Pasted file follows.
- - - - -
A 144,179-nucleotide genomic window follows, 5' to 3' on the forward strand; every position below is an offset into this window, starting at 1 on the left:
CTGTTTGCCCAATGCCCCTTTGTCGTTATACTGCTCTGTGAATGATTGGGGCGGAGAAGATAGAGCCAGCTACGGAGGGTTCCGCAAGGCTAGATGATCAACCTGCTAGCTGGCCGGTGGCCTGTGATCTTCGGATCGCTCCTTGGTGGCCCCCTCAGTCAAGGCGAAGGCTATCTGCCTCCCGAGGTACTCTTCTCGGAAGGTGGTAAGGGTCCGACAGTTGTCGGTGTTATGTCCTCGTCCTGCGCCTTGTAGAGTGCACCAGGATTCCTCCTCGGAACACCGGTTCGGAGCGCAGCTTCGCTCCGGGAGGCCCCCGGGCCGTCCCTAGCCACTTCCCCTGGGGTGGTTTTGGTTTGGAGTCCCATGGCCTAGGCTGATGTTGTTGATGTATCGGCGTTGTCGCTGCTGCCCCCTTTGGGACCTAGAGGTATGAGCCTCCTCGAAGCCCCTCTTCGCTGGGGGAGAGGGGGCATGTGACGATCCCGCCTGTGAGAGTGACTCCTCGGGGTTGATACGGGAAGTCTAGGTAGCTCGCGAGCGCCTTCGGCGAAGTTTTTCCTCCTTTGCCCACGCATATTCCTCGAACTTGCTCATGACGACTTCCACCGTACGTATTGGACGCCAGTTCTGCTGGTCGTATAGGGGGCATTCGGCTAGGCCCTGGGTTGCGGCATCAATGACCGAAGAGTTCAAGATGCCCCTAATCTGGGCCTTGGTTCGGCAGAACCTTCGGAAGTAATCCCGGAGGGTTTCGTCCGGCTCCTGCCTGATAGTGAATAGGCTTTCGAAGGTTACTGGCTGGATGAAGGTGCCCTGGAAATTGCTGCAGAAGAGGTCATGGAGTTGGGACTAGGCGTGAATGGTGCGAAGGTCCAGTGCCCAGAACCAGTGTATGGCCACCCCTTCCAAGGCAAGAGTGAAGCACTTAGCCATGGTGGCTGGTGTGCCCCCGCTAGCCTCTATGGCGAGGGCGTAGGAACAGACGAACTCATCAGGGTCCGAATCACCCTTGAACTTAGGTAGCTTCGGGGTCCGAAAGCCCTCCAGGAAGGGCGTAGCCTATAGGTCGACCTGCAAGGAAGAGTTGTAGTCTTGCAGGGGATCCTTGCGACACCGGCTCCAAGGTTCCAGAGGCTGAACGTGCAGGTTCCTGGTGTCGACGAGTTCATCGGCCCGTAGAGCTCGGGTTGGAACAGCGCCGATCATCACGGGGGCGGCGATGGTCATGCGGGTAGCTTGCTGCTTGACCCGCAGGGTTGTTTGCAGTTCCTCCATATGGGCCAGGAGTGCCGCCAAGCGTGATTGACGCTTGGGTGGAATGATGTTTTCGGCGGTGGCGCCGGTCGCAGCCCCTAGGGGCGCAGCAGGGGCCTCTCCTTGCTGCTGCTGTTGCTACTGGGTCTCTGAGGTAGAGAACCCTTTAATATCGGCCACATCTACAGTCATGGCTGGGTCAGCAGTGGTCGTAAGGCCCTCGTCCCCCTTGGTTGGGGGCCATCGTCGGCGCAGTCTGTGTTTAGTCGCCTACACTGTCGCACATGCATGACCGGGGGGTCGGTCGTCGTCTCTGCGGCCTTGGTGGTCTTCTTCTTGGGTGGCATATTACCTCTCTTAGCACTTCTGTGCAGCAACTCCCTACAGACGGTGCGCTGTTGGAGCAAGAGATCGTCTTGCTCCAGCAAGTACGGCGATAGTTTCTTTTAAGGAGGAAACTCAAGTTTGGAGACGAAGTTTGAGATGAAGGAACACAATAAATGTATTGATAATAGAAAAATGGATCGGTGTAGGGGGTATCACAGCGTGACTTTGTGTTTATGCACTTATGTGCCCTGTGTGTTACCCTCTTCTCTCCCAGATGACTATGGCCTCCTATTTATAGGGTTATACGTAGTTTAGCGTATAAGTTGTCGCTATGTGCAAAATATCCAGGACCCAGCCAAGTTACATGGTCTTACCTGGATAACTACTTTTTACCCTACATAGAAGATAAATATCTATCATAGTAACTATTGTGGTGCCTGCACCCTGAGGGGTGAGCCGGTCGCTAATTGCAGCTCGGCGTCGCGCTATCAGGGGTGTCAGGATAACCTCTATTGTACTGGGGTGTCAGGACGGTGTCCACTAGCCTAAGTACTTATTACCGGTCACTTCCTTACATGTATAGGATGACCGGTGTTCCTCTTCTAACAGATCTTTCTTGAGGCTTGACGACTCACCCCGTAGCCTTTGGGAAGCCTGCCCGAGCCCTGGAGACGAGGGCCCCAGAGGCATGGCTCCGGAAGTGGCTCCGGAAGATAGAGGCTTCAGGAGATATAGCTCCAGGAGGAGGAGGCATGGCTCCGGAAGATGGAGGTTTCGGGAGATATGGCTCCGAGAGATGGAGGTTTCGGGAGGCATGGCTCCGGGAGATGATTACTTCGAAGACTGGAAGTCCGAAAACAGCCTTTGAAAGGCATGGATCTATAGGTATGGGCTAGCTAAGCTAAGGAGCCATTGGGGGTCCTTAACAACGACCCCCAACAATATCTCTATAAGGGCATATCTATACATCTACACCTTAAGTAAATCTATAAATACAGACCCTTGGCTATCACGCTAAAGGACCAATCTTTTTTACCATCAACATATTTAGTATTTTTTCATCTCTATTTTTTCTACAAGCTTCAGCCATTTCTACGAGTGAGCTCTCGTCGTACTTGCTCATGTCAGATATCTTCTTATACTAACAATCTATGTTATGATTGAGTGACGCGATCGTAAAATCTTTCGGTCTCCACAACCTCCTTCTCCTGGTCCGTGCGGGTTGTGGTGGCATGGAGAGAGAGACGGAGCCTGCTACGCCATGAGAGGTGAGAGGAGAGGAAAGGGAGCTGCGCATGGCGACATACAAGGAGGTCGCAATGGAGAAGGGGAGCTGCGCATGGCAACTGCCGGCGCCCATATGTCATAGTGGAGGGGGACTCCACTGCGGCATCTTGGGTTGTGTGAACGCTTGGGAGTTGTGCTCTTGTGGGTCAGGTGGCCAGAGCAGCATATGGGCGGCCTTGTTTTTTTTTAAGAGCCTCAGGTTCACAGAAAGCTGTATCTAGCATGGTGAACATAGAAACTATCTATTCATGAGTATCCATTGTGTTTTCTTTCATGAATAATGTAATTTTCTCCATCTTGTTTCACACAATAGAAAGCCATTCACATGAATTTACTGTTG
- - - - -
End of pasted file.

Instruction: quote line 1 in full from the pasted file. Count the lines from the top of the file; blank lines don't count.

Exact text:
A 144,179-nucleotide genomic window follows, 5' to 3' on the forward strand; every position below is an offset into this window, starting at 1 on the left: